For any diagnostic system to work effectively, it must possess reliability and validity. Reliability means that there is good consistency over time and between different people’s diagnosis of the same patient; the latter is known as inter-judge (or inter-rater) reliability. If a diagnosis of schizophrenia is valid then patients who are diagnosed as suffering from schizophrenia must have the disorder. If a diagnostic system is to be valid, it must also have high reliability. Clearly if a disorder cannot be agreed upon (so low reliability) then all of the different views cannot be correct (so low validity). Whereas a diagnostic system can be reliable but not valid—it can produce consistently wrong diagnoses.
In terms of classification, DSM-IV and ICD-10 take a categorical approach, which assumes that all mental disorders are distinct from each other, and that patients can be categorised with a disorder based on their having particular symptoms. However, diagnosing abnormality is not as straightforward as this approach suggests.

Issues in the classification and diagnosis of schizophrenia: Comorbidity

This refers to a patient who suffers from two or more mental disorders at the same time. Patients with schizophrenia often have other disorders such as major depressive disorder or bipolar disorder or an anxiety disorder. Comorbidity happens because some symptoms are the same across disorders. This creates problems of reliability as there can be inconsistency in which disorder is diagnosed.

  • Sim et al.’s (2006) study of 142 hospitalised schizophrenic patients, 32% of whom had an additional mental disorder.


Issues in the classification and diagnosis of schizophrenia: The continuity approach

This suggests that there is a continuum between schizophrenia and normality.

  • Chapman et al. (1994, see A2 Level Psychology page 381) have found evidence for schizotypy, which is a proneness to developing psychosis (especially schizophrenia). This supports the continuity hypothesis and reduces the reliability with which schizophrenia is diagnosed.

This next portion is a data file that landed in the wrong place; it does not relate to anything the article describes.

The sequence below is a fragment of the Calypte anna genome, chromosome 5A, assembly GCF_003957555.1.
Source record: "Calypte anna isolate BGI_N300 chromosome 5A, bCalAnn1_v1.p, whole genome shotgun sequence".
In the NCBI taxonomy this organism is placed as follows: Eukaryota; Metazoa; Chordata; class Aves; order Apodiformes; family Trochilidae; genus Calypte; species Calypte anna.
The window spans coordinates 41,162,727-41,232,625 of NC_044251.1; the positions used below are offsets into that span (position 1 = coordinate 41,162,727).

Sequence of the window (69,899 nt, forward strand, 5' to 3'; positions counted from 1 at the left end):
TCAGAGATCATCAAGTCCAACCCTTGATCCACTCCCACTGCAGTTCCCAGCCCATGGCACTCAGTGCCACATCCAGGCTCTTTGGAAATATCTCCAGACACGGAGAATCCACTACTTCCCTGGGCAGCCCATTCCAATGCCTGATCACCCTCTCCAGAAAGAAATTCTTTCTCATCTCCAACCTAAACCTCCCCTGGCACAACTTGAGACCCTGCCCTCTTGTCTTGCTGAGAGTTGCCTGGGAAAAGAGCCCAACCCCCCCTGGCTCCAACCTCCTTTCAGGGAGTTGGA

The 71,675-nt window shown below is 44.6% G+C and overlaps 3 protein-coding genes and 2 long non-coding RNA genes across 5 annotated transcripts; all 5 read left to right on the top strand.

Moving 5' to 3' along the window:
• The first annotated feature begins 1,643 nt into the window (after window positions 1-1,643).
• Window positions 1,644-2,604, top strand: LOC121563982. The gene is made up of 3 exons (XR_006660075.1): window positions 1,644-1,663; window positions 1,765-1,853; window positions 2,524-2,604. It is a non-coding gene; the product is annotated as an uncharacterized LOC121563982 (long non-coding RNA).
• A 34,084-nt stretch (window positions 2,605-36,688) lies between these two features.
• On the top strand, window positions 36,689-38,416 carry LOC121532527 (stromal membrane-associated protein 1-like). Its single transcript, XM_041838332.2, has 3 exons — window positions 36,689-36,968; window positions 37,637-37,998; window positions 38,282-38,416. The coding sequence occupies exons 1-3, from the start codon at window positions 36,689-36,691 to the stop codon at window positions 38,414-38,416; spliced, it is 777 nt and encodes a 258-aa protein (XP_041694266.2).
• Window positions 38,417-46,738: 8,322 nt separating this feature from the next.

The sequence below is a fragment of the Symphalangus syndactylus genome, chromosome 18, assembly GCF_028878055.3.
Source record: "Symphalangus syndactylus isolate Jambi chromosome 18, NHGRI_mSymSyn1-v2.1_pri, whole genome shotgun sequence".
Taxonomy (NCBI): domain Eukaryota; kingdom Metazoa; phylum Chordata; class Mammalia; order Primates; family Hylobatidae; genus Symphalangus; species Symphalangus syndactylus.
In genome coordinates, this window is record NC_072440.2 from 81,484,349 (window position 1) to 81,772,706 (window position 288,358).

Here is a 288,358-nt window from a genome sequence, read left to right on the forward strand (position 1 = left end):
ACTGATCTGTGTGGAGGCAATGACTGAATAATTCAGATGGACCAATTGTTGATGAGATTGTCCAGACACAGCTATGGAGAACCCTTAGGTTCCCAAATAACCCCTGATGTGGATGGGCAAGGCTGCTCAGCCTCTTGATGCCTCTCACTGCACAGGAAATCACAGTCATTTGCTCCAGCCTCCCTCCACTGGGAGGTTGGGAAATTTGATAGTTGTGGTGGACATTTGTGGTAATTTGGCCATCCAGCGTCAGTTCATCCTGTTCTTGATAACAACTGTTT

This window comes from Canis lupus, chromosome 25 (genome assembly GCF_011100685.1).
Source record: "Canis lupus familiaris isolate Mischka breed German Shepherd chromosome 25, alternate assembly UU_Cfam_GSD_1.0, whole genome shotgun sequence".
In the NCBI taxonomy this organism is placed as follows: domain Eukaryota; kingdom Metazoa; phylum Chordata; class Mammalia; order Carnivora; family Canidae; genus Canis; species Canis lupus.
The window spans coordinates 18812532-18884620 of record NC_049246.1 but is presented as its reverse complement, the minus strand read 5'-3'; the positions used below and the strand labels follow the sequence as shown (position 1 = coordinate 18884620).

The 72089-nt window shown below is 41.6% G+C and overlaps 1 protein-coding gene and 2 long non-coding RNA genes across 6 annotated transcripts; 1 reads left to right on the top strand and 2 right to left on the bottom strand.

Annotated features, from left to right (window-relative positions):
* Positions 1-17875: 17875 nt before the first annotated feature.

The five types of schizophrenia

The five types raise issues of reliability and validity:

  • Some of the types of schizophrenia have no symptoms in common, which questions if they can be the same disorder.
  • The undifferentiated schizophrenia type raises issues of reliability and validity because it is basically a “rag bag” category for all those patients with schizophrenia who are hard to classify. There is such diversity of symptoms that two patients with undifferentiated schizophrenia might have no common symptoms.
  • Another issue is residual schizophrenia. There can be inconsistency in judgements as to whether schizophrenia cases have reduced sufficiently to be categorised as residual. It can also be difficult to decide if the patient has recovered or still has residual schizophrenia.

Rosenhan’s (1973) research on “being sane in insane places”
  • Rosenhan (1973, see A2 Level Psychology pages 382–383) found hospital staff could not distinguish between the sane and the insane. This was because they failed to detect pseudo-patients who had faked symptoms (reported hearing indistinct voices saying “empty”, “hollow”, and “thud”) to gain admittance to 12 different psychiatric hospitals and once admitted behaved in a normal manner and said they had no further symptoms to the hospital staff. Seven out of eight participants were diagnosed with schizophrenia. This clearly questions the reliability and validity of diagnosis.


  • Errors made in diagnosis may not be representative of diagnosis under more typical circumstances as psychiatrists do not expect people to fake mental illness. Kety (1974, see A2 Level Psychology pages 382–383) has countered this by pointing out that if a patient faked physical symptoms, then they may similarly be mistakenly diagnosed with a physical illness.
  • The psychiatrists may not have been completely convinced. The pseudo-patients were given a very rare diagnosis of “schizophrenia in remission” and most were released in a few days, which suggests the psychiatrists were unconvinced that the patients had really suffered from schizophrenia.


Content validity

This refers to the extent to which an assessment measure covers the range of symptoms of schizophrenia. Thus, the diagnostic manuals have content validity if they provide detailed information regarding all of the symptoms of schizophrenia.

  • Jakobsen et al. (2005, see A2 Level Psychology pages 383–384) used the Operational Criteria Checklist (OPCRIT), a symptom checklist with a glossary providing clear and explicit descriptions of the symptoms, to study patients with a history of psychosis. There was good agreement on the diagnosis of schizophrenia when the diagnoses of OPCRIT were compared against those of ICD-10, indicating a high level of reliability.


  • There was also good agreement (and thus high reliability) when ICD-10 and DSM-IV diagnoses were compared. Both of these findings support content validity as the findings suggest they have sufficient detail of symptoms for accurate diagnosis.
  • Measures such as standard semi-structured interviews or the Operational Criteria Checklist possess good content validity. This is because they involve working through all of the symptoms associated with schizophrenia and with other related mental disorders.


Criterion validity